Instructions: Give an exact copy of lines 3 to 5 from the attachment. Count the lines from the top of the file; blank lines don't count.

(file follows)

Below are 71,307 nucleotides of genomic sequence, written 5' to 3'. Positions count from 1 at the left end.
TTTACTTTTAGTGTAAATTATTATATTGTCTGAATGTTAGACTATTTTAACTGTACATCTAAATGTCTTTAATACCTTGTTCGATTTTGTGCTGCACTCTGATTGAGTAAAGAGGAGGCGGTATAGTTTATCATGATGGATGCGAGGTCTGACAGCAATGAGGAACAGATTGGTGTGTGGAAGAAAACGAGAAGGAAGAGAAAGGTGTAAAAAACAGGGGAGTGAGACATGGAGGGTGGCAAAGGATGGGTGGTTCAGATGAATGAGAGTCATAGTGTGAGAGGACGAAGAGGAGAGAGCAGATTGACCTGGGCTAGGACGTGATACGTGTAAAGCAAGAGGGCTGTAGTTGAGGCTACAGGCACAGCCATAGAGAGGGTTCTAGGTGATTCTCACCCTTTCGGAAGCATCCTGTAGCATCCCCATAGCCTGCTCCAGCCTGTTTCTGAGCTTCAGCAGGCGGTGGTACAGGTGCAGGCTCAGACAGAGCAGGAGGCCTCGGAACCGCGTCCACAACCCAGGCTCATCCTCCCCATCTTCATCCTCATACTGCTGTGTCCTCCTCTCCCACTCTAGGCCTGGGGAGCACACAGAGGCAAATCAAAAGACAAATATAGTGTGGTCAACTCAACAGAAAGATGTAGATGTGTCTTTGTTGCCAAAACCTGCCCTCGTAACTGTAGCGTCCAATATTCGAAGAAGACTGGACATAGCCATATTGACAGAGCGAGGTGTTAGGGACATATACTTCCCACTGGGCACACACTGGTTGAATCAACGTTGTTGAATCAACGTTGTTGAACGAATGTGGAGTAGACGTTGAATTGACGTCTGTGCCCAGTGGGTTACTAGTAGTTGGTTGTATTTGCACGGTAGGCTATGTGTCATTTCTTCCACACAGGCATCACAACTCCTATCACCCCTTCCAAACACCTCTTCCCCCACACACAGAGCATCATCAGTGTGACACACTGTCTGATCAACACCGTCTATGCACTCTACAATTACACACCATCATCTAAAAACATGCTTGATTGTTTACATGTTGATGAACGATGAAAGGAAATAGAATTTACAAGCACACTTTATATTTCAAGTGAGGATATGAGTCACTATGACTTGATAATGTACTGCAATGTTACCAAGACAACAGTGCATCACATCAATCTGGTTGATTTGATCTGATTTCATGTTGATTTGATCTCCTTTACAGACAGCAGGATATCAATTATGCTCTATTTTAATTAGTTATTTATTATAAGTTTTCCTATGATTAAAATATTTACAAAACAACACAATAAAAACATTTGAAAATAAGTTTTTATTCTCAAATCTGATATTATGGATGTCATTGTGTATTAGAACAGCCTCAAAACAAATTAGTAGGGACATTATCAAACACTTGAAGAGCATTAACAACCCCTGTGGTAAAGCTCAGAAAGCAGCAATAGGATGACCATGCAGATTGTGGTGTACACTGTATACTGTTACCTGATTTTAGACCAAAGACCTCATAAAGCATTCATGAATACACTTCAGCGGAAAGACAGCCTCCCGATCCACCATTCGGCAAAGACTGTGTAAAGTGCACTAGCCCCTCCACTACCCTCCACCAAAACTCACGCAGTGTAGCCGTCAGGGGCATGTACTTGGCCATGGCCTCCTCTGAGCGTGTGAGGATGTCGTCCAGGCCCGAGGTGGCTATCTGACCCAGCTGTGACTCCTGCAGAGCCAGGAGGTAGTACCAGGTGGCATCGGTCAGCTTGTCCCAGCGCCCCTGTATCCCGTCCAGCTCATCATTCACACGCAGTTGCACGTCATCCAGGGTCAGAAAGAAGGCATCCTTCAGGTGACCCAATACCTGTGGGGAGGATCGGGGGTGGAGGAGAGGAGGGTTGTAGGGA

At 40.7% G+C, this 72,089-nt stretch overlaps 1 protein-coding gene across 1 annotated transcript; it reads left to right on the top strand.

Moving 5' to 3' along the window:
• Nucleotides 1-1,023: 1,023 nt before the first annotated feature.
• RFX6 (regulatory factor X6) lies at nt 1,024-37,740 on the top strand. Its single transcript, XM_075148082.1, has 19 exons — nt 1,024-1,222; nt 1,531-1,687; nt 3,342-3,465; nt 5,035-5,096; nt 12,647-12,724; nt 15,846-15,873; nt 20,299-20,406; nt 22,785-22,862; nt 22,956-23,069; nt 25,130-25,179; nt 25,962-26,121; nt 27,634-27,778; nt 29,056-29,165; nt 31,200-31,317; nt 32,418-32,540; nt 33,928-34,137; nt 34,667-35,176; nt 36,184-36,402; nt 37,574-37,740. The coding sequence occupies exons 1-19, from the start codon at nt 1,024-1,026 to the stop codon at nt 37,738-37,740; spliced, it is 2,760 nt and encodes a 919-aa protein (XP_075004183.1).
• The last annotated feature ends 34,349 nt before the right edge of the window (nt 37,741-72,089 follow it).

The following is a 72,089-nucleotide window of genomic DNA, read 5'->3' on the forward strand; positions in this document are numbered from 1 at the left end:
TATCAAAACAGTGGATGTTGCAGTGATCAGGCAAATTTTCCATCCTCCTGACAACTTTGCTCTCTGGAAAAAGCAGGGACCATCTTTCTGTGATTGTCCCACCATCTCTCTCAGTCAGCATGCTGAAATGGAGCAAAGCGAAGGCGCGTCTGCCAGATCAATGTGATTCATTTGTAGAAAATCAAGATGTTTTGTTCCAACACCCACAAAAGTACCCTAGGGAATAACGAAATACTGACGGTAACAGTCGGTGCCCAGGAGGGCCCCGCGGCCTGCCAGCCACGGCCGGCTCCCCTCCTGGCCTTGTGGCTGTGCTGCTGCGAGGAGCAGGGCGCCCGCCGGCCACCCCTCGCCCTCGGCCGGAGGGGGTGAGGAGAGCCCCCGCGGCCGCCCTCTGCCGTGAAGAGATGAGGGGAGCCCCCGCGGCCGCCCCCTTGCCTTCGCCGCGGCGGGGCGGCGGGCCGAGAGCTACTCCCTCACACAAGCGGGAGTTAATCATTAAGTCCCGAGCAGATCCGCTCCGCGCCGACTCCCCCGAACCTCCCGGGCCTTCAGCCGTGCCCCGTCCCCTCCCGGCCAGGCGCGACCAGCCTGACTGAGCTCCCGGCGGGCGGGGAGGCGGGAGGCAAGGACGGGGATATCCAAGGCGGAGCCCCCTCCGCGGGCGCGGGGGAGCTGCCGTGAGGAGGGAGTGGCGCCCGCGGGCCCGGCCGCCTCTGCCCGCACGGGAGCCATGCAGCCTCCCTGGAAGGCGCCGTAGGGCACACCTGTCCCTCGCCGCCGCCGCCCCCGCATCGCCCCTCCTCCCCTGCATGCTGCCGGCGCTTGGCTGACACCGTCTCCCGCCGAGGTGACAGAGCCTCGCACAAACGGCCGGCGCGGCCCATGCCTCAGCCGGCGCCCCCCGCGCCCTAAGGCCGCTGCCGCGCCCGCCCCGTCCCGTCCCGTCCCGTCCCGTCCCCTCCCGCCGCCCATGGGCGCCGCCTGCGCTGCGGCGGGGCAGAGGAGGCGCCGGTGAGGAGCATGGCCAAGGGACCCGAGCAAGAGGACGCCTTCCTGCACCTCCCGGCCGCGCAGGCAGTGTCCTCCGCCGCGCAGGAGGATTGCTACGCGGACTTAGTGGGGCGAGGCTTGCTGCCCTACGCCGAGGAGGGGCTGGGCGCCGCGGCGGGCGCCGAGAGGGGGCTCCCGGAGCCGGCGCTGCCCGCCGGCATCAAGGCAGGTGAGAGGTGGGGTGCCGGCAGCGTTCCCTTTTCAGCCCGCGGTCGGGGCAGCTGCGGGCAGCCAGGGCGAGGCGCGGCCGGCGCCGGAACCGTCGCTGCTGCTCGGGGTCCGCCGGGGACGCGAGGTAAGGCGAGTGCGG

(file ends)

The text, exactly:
At 40.7% G+C, this 72,089-nt stretch overlaps 1 protein-coding gene across 1 annotated transcript; it reads left to right on the top strand.

Moving 5' to 3' along the window:
• Nucleotides 1-1,023: 1,023 nt before the first annotated feature.